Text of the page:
Greece will essentially become a third-world country because of the measures being imposed by the EU and the IMF. The British newspaper “The Guardian” said that with the austerity demands of its creditors Greece is essentially being forced to choose between being executed and committing suicide. In their recent emergency referendum, the people of Greece, in an uproar of democratic fervor, cried “No!” to the EU deal. Unfortunately, it was more of a symbolic vote than anything. Tsipras, the charismatic leader of Greece’s leftist Syriza party, has accepted another deal that requires draconian cuts and will reshape Greece for decades to come. He has said that he has no choice. He has a choice; Greece could leave the Eurozone. That is a frightening prospect for many as it harkens the impending demise of neoliberalism across the globe. 
Is there anything that can be done to stem the juggernaut of privatization? According to my respondent from last week’s column, a responsible critic is supposed to propose solutions and not just identify problems. Yes, fortunately, there is. The best thing we can do is to not fall for and be manipulated by the manufactured crises of the world’s disaster capitalists. The boy has cried wolf for too long now. Next time they sound the alarm, don’t listen, don’t react, don’t stoke the flames. It is easy to tell the difference between a real disaster and a media-manufactured one. 
Grayson Lookner grew up in Camden and now lives in Portland.

Never on a Sunday

Watching politics from this side of the Atlantic has been interesting. I spent a day walking around the Yorkshire Lancashire countryside with farmers (thanks to my super hostess Muffy and her friend Abby who arranged the day.) One in-town dairy farm (more about that later) and one hillside beef and mutton farm. Speaking with these third and fourth generation farmers confirmed my belief that small scale farms face similar hurdles and concerns around the world. It seems the same in Yorkshire Lancashire as it is in Chalatenango and Maine.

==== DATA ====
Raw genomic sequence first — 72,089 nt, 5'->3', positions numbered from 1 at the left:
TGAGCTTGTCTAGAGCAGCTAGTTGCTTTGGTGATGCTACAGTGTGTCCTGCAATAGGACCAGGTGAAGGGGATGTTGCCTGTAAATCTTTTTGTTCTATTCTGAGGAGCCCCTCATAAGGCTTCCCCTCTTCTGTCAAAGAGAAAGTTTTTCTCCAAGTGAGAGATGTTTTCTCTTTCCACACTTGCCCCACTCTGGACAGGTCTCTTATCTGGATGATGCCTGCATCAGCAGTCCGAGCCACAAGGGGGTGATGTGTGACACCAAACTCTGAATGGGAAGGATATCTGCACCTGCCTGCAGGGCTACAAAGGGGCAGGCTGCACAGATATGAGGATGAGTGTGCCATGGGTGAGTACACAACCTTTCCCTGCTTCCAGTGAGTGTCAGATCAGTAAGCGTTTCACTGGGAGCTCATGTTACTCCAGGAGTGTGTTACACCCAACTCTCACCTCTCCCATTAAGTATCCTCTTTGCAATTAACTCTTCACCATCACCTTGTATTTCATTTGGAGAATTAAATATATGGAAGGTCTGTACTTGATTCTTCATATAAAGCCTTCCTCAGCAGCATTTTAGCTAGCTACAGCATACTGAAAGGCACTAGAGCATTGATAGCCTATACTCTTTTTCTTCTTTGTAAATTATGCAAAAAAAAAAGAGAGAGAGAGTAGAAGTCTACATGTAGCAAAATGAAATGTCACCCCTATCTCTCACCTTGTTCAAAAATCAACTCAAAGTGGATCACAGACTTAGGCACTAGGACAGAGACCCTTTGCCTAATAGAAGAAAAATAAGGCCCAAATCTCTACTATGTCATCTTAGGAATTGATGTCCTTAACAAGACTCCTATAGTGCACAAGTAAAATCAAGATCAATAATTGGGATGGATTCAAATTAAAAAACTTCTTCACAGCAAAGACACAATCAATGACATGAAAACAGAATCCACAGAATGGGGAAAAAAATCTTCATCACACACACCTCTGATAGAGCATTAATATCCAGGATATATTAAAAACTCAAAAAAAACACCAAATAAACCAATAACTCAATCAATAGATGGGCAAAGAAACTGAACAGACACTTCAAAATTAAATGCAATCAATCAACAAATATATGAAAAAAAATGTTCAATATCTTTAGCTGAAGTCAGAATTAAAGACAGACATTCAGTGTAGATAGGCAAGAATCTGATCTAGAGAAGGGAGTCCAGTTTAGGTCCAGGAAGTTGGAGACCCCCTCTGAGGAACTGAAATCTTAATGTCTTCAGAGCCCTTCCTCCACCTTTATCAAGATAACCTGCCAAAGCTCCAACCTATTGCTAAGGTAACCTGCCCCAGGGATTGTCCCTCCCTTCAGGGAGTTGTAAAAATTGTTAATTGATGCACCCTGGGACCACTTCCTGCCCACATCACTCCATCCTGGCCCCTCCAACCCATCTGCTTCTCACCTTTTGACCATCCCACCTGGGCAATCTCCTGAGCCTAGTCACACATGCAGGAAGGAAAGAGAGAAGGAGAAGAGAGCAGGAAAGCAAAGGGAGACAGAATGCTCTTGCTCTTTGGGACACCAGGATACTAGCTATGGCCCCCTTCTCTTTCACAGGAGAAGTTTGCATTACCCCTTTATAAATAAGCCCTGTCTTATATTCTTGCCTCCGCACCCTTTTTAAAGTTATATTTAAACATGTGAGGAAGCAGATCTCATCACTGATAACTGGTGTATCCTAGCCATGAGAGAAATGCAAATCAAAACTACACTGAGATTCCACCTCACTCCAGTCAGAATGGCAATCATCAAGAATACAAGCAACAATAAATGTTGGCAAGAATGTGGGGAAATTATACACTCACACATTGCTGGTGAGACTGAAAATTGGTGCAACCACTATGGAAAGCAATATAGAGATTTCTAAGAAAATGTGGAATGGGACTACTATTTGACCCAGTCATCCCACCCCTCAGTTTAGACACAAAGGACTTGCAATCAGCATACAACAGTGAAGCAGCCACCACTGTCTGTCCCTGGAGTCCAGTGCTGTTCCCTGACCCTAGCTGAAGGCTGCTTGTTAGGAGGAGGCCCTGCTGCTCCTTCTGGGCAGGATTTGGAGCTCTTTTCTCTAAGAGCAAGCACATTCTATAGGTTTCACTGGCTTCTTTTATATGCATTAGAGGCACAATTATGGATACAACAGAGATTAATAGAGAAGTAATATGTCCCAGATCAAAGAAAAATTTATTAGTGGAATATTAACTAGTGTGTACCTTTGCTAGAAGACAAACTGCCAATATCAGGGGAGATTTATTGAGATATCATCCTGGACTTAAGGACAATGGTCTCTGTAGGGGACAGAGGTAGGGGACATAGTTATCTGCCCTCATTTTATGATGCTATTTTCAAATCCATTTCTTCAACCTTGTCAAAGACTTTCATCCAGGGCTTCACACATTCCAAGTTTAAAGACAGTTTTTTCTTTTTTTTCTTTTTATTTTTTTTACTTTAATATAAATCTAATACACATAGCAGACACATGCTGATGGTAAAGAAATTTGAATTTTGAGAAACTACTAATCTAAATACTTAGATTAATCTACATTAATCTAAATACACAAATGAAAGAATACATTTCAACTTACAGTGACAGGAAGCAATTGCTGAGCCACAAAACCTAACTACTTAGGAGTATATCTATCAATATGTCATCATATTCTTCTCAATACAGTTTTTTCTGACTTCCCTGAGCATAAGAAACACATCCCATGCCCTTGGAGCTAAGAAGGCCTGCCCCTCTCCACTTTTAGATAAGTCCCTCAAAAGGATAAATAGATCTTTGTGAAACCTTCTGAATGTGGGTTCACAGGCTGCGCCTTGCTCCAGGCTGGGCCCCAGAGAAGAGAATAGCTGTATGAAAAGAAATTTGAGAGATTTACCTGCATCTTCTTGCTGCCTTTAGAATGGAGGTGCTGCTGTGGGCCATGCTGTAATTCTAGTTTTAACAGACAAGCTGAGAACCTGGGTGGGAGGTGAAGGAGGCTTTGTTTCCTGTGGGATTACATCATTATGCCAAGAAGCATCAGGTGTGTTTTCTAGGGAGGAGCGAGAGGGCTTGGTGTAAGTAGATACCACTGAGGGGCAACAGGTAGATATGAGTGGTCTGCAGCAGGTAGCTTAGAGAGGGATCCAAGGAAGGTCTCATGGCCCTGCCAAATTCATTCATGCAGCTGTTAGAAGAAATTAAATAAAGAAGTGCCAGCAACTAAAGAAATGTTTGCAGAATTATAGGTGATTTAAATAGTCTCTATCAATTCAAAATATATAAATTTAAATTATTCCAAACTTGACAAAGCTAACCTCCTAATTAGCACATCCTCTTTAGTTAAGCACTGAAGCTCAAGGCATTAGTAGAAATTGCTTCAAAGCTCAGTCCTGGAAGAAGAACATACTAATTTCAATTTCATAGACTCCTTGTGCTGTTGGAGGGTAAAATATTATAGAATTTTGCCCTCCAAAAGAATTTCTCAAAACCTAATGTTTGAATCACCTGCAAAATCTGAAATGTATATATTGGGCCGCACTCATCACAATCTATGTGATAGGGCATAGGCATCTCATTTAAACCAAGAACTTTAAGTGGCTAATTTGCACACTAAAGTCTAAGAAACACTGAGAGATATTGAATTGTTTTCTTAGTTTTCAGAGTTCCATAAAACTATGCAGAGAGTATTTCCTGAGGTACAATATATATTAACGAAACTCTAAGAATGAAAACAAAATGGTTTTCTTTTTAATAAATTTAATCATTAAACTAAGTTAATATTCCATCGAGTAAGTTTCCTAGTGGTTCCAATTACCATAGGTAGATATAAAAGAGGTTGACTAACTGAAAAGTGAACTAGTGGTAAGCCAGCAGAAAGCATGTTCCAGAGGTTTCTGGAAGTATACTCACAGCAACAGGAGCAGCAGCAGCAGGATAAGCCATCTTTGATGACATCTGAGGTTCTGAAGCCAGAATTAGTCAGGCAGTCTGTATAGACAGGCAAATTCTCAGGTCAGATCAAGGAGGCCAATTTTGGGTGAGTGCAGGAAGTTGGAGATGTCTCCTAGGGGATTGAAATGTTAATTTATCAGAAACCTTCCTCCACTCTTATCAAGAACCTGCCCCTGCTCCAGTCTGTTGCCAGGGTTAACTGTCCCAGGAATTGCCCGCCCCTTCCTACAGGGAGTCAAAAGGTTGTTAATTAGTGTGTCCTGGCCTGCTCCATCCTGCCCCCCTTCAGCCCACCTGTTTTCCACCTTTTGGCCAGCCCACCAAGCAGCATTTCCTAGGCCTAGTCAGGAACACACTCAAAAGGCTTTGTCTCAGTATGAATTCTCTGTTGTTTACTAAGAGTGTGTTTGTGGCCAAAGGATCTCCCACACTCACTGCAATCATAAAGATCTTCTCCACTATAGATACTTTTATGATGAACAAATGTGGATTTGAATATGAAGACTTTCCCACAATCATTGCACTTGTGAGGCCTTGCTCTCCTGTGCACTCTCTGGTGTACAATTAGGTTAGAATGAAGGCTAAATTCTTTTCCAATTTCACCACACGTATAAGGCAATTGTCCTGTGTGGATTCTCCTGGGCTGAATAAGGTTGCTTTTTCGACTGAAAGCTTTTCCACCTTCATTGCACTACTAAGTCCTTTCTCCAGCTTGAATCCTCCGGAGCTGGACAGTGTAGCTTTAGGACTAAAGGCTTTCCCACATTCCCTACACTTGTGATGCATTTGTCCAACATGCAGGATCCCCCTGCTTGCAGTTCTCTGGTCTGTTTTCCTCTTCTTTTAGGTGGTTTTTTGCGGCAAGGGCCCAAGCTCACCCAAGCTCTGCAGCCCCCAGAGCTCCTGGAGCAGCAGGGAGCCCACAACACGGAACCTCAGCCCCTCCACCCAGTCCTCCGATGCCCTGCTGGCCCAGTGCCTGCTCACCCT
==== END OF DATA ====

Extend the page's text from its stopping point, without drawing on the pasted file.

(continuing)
As I told you earlier I met Boris Johnson. When he becomes Prime Minister I will be able to say I have shaken hands with a President (Jimmy Carter) and a PM.   

  

But the most “fun” I have had was watching the returns of the Greek referendum yesterday. We turned on the TV after all of our “4th of July on the 5th” party had gone and the apartment was cleaned up. I was very excited that the Greek people said a loud and resounding NO to the oligarchs and are willing to go it on their own terms. They know that either way their economy is in trouble and they want to have more control over the kind of trouble it will be. I am reminded of the old film “Never on a Sunday” about a free spirited woman in Greece who is pounced upon by an Englishman who wants to “reform” her. She said no thank you and continues her loose and happy life-style as he slinks off into the sunset. Watch the film and see if you think it is a good metaphor for what is happening in the European Union and the Grexit (Greek Exit) as it is tagged over here. I am sad that they allowed the EU bullies to shove the finance minister, Yanis Varoufakis, out of his post. But proud of him that he is enough of a statesman to realize it is best for the country to get out of the way and let the PM negotiate whatever solution he can with the EU banksters.

Watching the impeachment proceedings against our Governor has made me wish I could be in two places at once. But I can’t. It was nice of the Brits to have lovely weather for me and a nice political crisis to watch while I am here.

Update:  Well the Greeks blinked.  So sad.  But the investigation of our Governor seems to be proceeding apace so that is good.  And the Yorkshire Lancashire mix up, well, I’m sorry about that.